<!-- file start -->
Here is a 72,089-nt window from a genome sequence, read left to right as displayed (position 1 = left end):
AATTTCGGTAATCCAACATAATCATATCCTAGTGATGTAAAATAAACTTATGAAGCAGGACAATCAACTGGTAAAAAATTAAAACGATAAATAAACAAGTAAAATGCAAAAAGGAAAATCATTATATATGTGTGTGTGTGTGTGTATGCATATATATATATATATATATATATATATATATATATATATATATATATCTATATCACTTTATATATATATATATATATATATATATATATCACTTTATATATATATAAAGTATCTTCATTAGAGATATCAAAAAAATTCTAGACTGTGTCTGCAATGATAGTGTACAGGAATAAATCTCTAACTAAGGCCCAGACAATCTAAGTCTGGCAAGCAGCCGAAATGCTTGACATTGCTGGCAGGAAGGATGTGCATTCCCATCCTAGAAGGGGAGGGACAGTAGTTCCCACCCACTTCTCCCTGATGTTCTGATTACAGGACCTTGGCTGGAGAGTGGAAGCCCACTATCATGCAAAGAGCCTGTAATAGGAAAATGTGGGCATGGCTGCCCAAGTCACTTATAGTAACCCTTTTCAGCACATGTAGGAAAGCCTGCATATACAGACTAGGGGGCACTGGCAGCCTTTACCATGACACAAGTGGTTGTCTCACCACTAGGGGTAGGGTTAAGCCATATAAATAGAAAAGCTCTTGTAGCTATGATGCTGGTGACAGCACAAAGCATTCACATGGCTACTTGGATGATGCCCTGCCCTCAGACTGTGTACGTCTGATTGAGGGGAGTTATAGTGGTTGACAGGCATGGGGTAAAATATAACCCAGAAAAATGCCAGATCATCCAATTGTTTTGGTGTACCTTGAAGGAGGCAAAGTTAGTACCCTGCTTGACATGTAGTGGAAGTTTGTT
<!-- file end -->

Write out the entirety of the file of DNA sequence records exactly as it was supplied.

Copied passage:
Here is a 72,089-nt window from a genome sequence, read left to right as displayed (position 1 = left end):
AATTTCGGTAATCCAACATAATCATATCCTAGTGATGTAAAATAAACTTATGAAGCAGGACAATCAACTGGTAAAAAATTAAAACGATAAATAAACAAGTAAAATGCAAAAAGGAAAATCATTATATATGTGTGTGTGTGTGTGTATGCATATATATATATATATATATATATATATATATATATATATATATATATCTATATCACTTTATATATATATATATATATATATATATATATCACTTTATATATATATAAAGTATCTTCATTAGAGATATCAAAAAAATTCTAGACTGTGTCTGCAATGATAGTGTACAGGAATAAATCTCTAACTAAGGCCCAGACAATCTAAGTCTGGCAAGCAGCCGAAATGCTTGACATTGCTGGCAGGAAGGATGTGCATTCCCATCCTAGAAGGGGAGGGACAGTAGTTCCCACCCACTTCTCCCTGATGTTCTGATTACAGGACCTTGGCTGGAGAGTGGAAGCCCACTATCATGCAAAGAGCCTGTAATAGGAAAATGTGGGCATGGCTGCCCAAGTCACTTATAGTAACCCTTTTCAGCACATGTAGGAAAGCCTGCATATACAGACTAGGGGGCACTGGCAGCCTTTACCATGACACAAGTGGTTGTCTCACCACTAGGGGTAGGGTTAAGCCATATAAATAGAAAAGCTCTTGTAGCTATGATGCTGGTGACAGCACAAAGCATTCACATGGCTACTTGGATGATGCCCTGCCCTCAGACTGTGTACGTCTGATTGAGGGGAGTTATAGTGGTTGACAGGCATGGGGTAAAATATAACCCAGAAAAATGCCAGATCATCCAATTGTTTTGGTGTACCTTGAAGGAGGCAAAGTTAGTACCCTGCTTGACATGTAGTGGAAGTTTGTT